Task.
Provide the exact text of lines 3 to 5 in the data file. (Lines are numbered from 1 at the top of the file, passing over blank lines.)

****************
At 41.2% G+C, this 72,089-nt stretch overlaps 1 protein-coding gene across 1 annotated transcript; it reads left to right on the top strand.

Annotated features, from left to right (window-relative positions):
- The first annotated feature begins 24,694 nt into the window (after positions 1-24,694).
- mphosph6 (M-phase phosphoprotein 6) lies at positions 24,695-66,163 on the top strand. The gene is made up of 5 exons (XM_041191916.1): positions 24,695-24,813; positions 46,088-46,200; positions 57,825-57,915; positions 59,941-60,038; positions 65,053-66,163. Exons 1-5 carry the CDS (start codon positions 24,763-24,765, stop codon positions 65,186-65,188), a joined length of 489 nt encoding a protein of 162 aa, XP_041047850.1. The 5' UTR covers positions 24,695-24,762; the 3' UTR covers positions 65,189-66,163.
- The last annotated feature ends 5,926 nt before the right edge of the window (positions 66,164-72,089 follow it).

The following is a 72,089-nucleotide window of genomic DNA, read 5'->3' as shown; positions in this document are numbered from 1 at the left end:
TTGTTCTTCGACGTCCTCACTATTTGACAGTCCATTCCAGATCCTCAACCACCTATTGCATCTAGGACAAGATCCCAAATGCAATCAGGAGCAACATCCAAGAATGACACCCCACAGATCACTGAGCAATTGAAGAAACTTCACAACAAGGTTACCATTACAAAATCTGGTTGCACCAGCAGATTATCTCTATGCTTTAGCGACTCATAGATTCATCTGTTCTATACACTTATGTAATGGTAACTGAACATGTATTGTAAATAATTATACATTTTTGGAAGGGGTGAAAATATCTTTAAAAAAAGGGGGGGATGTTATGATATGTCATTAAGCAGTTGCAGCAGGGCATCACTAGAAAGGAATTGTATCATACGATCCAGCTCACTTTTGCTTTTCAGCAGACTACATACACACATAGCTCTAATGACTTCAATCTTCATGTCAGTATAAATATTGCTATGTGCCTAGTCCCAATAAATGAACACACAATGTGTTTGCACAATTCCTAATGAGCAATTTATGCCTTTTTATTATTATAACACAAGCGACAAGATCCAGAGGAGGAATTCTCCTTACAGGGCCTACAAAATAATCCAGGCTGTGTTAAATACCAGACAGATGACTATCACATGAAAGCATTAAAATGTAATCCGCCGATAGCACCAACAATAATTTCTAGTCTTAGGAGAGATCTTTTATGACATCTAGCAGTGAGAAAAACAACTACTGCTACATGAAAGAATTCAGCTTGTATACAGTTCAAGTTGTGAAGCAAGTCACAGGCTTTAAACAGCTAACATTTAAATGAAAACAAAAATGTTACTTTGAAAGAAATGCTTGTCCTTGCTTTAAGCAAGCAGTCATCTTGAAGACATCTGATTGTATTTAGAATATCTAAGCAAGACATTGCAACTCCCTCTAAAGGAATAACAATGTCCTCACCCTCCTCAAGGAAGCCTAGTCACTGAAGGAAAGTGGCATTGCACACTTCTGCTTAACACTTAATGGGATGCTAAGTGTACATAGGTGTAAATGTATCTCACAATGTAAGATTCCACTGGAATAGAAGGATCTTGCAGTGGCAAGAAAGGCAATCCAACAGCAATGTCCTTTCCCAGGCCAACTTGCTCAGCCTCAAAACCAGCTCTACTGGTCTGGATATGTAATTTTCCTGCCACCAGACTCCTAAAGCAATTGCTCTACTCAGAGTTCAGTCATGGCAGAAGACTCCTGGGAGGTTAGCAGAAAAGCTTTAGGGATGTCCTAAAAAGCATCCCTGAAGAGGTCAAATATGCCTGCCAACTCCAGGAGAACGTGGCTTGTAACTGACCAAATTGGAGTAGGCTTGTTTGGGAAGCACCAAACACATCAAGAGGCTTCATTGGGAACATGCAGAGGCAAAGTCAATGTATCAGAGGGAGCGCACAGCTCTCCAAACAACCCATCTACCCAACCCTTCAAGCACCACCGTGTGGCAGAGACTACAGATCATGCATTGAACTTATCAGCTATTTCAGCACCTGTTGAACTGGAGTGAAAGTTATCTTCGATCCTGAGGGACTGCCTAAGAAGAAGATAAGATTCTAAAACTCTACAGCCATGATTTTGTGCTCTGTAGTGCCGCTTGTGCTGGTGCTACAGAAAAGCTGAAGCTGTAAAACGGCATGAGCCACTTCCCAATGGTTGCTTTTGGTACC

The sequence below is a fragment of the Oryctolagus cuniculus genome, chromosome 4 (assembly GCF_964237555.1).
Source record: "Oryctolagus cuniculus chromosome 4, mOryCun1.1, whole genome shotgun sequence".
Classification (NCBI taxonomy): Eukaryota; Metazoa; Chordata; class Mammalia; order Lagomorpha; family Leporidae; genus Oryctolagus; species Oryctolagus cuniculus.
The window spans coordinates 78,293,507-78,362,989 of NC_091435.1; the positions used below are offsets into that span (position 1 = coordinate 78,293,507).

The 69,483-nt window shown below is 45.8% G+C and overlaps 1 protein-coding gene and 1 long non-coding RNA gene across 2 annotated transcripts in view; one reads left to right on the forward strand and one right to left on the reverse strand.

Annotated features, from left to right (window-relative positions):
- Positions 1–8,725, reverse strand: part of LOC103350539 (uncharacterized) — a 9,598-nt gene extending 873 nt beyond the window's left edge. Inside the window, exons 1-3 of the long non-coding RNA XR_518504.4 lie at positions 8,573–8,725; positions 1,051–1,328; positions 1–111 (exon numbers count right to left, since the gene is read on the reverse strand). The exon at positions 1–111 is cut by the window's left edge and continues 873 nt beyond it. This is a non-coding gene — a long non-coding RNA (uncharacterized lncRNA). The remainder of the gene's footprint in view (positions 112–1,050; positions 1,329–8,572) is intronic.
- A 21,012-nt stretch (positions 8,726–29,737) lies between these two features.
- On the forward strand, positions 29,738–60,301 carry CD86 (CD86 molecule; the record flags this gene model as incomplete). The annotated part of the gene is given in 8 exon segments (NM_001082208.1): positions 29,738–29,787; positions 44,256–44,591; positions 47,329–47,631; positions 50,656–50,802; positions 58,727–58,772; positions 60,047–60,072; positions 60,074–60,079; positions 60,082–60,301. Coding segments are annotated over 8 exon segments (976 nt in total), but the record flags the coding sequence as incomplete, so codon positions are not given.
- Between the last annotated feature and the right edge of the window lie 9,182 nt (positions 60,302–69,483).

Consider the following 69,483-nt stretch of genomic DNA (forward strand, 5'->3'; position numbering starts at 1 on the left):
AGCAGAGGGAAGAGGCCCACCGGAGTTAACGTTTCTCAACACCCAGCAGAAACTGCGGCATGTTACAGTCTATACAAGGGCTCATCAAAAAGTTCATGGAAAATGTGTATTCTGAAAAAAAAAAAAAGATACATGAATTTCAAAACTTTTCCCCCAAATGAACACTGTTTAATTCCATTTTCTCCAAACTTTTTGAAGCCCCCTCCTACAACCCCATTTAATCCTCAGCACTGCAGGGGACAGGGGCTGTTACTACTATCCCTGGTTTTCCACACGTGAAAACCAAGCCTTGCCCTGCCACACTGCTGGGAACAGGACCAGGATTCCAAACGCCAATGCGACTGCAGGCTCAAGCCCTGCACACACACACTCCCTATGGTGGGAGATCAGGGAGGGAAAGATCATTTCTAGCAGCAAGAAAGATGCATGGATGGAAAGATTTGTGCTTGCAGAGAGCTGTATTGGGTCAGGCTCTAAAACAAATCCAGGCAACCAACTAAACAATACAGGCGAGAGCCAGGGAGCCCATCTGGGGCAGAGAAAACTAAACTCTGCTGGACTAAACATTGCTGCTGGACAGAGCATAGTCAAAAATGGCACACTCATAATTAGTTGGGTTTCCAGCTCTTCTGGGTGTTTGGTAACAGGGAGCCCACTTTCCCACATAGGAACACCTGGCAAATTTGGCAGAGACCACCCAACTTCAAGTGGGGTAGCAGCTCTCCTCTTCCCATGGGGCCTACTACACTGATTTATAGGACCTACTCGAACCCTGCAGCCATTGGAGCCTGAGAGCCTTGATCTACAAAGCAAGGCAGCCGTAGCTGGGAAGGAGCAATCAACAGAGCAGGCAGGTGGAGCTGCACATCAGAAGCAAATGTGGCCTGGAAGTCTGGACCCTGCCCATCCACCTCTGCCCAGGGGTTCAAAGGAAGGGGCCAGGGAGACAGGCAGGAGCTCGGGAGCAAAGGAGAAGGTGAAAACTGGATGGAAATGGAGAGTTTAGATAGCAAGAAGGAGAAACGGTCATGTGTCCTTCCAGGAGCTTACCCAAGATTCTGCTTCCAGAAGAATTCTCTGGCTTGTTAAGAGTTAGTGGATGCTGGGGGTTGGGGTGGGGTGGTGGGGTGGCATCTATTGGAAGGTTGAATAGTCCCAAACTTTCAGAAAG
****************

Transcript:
- The first annotated feature begins 24,694 nt into the window (after positions 1-24,694).
- mphosph6 (M-phase phosphoprotein 6) lies at positions 24,695-66,163 on the top strand. The gene is made up of 5 exons (XM_041191916.1): positions 24,695-24,813; positions 46,088-46,200; positions 57,825-57,915; positions 59,941-60,038; positions 65,053-66,163. Exons 1-5 carry the CDS (start codon positions 24,763-24,765, stop codon positions 65,186-65,188), a joined length of 489 nt encoding a protein of 162 aa, XP_041047850.1. The 5' UTR covers positions 24,695-24,762; the 3' UTR covers positions 65,189-66,163.
- The last annotated feature ends 5,926 nt before the right edge of the window (positions 66,164-72,089 follow it).